The first memory of my home town is a small peaceful town with reasonable population encircled by hills and mountains, a road slithering on the North East Mountains to join it to Peshawar. I used to watch traffic lights on this road at night. The sight of traffic lights on that road fascinated me and I took them for fire worms chasing each other. The sound of water stream called Kohat Toi, coming from the North West out skirt of city, and howling of wolves which scared me to death and made me to take refuge in my grandma’s bed.
I was accustomed to see sun rising and setting behind the mountains. I thought it hiding behind mountains. The mountains not only bounded my city but also spectrum of my vision. I never thought there would be any world beyond these mountains. A clear blue sky on which I used to find different shapes and figures whenever a cloud happened to sail on it, the sound of wind mill coming far of a distance, busy in crushing grains, the street on which my home was located where I used to run bare footed and a shop on the corner of that street with glass jars full of colorful candies in its shelves. The sight of these jars stirred up my temptation to filch a hand full of candies from them but I never had courage to take a step with this intention.
The town bearing all these specifications is my home town. Kohat is the name of my home town. It is in KPK province of Pakistan. The word Kohat is Hindko word which means the market surrounded by mountains. The district is bounded by the mountains and hills. The intervening open valleys between the hills are seldom more than eight kilometers in width.
The town centers around a British-era fort, various bazaars, and a military cantonment, Kohat cantonment the most beautiful cantonment of Pakistan. Its dwellers loved to walk on its Mall Road in the evening and consider it a great recreation. But with the invasion of Taliban this beautiful cantonment is sealed for civilians. A British-built narrow gauge railway runs through the town passes to the north. It joined Kohat with Tal, is now about to demolish due to lack of funds and maintenance. The town of kohat is situated on the left bank of the Kohat toi. The total area of the district is 2545 square kilometres.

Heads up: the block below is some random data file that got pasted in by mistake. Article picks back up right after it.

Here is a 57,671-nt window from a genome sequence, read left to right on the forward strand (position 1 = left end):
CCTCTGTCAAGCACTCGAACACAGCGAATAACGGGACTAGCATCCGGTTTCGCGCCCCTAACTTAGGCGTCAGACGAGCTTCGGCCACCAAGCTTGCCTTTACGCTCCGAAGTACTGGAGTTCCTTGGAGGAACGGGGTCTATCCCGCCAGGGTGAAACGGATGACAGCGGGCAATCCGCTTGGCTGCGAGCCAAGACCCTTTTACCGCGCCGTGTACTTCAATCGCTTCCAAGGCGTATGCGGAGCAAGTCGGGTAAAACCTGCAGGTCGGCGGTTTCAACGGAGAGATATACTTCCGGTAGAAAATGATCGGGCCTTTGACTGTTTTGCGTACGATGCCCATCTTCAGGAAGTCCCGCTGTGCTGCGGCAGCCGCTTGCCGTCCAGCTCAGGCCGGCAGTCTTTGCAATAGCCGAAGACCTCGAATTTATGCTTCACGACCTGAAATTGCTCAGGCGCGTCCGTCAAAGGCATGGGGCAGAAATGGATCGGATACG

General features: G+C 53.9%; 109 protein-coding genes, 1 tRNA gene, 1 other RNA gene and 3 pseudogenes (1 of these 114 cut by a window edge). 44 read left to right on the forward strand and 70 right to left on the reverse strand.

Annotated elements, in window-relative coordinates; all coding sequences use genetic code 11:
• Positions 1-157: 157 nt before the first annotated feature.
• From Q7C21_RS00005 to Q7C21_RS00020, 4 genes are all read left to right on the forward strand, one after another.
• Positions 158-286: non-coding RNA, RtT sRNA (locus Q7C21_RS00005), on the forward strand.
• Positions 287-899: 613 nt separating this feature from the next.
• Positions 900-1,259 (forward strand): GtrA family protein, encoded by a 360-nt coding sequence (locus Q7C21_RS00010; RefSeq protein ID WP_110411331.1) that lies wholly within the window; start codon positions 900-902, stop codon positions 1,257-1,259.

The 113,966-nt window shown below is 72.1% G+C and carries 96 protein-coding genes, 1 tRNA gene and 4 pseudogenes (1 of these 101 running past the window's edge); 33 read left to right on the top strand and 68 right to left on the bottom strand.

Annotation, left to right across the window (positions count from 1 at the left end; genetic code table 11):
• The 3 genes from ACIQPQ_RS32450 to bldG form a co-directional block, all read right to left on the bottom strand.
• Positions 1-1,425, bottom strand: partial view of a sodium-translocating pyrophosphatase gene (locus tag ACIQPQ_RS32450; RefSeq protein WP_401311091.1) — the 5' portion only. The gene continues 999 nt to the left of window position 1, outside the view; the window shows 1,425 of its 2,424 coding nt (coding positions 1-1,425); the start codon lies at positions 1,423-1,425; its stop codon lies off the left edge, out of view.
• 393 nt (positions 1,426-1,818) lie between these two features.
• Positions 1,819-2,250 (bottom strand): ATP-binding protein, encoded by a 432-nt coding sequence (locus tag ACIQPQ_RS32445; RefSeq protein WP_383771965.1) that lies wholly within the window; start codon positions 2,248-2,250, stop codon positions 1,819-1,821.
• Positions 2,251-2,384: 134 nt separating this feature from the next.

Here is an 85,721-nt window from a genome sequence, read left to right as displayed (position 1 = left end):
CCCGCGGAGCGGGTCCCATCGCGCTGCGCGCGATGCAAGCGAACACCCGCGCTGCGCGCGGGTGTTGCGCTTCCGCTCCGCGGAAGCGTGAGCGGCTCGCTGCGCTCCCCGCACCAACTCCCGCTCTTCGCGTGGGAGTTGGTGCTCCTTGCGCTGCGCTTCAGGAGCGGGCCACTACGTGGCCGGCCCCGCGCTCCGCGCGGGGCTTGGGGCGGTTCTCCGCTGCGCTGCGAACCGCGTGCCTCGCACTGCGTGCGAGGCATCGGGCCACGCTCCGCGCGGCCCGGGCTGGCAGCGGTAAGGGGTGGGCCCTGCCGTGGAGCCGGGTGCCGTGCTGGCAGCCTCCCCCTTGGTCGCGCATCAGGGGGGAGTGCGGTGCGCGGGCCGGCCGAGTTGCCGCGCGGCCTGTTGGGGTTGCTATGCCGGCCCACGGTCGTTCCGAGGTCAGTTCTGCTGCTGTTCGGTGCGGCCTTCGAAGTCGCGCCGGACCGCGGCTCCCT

River Indus forms Eastern boundary of district. It separates it from the province of Punjab. Kohat Toi is a principal stream, which enters from Hangu district and drains into river Indus. Another stream is Teri Toi, which flows from Southern half of the district, and joins the river Indus. Jangal khel, Chali Bagh, Jauzara, and Kachai are famous for their natural springs. We used to go there for picnic in summer.
Kohat valley is most important agriculturally rich area. The main occupation of people is business and agriculture. Kohat is famous for its guava yield. The town was surrounded by guava orchards. But with the blast of population, most of these orchards are cut down and sold out for housing.
Population of Kohat district is mostly Muslim, Sunni predominate and there is also large Shia population settled in the district. Here are some Christian families, which settled during the British colonial rule, Cantonment Board and defence services also reside in Kohat city and Cantonment area. Some scattered families of Hindus also reside in Kohat, Kachai and Marai while a good numbers of Balmiks are employed in various local bodies.
There are several schools and colleges both under private and public sector. There are three universities, Kohat University of Science and Technology, Preston University Kohat, and Virtual University Kohat. All these institutions impart quality education.
Courtney from Study Moose
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